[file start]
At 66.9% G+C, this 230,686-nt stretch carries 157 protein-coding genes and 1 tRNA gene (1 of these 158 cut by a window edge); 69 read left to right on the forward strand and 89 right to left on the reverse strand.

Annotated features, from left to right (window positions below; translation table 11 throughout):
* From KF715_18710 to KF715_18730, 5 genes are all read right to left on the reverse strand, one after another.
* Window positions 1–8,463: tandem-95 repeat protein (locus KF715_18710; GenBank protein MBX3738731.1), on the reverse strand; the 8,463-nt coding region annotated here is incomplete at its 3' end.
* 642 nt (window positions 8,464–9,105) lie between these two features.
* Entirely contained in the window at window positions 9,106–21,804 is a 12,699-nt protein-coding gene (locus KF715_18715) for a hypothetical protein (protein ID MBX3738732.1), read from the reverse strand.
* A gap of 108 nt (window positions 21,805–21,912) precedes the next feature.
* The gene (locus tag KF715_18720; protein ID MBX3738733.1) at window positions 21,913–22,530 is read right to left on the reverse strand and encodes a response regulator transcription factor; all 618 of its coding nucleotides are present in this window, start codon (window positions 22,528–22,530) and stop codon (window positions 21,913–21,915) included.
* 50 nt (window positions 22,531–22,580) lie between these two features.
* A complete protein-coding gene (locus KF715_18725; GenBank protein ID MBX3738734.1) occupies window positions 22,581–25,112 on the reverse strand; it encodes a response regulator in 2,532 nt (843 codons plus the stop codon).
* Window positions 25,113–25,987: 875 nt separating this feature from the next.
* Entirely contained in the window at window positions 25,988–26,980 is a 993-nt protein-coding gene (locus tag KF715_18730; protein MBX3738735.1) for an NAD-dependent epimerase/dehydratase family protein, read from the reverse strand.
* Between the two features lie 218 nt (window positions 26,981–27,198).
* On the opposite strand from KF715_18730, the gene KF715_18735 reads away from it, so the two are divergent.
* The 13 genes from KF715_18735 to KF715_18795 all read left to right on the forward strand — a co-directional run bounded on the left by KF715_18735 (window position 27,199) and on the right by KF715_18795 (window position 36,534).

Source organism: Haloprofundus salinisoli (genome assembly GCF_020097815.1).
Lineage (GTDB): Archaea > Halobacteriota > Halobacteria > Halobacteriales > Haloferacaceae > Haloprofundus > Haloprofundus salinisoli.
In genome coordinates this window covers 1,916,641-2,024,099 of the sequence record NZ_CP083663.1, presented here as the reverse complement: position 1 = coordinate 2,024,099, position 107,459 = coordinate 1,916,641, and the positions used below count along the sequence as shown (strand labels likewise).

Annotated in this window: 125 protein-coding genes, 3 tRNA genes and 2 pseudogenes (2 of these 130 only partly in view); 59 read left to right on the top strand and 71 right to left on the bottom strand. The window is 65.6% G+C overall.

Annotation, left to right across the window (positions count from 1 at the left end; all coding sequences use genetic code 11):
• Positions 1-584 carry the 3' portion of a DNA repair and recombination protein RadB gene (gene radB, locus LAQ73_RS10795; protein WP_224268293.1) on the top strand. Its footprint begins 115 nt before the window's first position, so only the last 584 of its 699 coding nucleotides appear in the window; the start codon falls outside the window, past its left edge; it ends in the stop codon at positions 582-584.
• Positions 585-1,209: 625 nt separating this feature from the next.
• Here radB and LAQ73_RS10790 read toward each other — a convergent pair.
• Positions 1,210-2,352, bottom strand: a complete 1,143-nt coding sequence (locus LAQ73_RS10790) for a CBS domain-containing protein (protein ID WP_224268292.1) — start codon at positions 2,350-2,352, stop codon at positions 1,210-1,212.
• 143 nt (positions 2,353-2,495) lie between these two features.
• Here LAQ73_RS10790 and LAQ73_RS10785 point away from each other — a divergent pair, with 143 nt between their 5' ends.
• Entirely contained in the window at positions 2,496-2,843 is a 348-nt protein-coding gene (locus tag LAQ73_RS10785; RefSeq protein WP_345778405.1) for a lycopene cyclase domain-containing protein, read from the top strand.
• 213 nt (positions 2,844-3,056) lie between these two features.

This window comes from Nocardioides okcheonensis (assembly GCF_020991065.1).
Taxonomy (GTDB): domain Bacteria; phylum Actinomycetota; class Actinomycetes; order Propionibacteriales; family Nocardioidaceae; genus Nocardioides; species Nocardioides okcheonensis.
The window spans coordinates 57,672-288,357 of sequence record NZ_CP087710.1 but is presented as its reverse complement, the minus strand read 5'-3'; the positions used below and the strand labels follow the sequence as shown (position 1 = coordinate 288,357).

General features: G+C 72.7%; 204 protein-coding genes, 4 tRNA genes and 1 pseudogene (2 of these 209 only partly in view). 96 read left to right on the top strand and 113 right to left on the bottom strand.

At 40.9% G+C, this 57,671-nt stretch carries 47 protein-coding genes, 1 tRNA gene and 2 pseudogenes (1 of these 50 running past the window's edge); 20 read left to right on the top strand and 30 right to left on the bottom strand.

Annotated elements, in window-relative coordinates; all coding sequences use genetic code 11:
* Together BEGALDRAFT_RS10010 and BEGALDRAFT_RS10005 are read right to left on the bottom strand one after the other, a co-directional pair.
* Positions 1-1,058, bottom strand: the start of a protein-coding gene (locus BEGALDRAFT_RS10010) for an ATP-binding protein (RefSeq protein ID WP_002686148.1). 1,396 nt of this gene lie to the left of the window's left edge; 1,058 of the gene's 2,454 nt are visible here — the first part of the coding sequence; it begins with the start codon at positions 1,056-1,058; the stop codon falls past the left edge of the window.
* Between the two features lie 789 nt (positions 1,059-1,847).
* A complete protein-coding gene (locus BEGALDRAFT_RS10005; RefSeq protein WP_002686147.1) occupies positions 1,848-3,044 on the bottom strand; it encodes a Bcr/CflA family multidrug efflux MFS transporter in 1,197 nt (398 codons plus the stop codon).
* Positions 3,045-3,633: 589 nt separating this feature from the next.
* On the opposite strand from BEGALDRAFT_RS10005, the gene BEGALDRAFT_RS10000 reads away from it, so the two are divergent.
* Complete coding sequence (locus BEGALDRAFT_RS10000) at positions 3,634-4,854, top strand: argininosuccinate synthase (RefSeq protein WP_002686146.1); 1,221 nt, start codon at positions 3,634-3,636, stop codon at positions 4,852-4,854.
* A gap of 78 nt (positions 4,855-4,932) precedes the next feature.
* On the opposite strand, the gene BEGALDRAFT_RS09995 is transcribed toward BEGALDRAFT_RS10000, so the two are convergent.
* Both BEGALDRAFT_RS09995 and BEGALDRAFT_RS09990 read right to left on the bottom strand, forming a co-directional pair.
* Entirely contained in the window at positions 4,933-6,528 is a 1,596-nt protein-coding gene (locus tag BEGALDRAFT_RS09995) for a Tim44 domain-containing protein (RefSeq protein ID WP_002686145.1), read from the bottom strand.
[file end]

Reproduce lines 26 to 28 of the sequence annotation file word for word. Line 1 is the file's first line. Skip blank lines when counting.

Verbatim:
• Here LAQ73_RS10790 and LAQ73_RS10785 point away from each other — a divergent pair, with 143 nt between their 5' ends.
• Entirely contained in the window at positions 2,496-2,843 is a 348-nt protein-coding gene (locus tag LAQ73_RS10785; RefSeq protein WP_345778405.1) for a lycopene cyclase domain-containing protein, read from the top strand.
• 213 nt (positions 2,844-3,056) lie between these two features.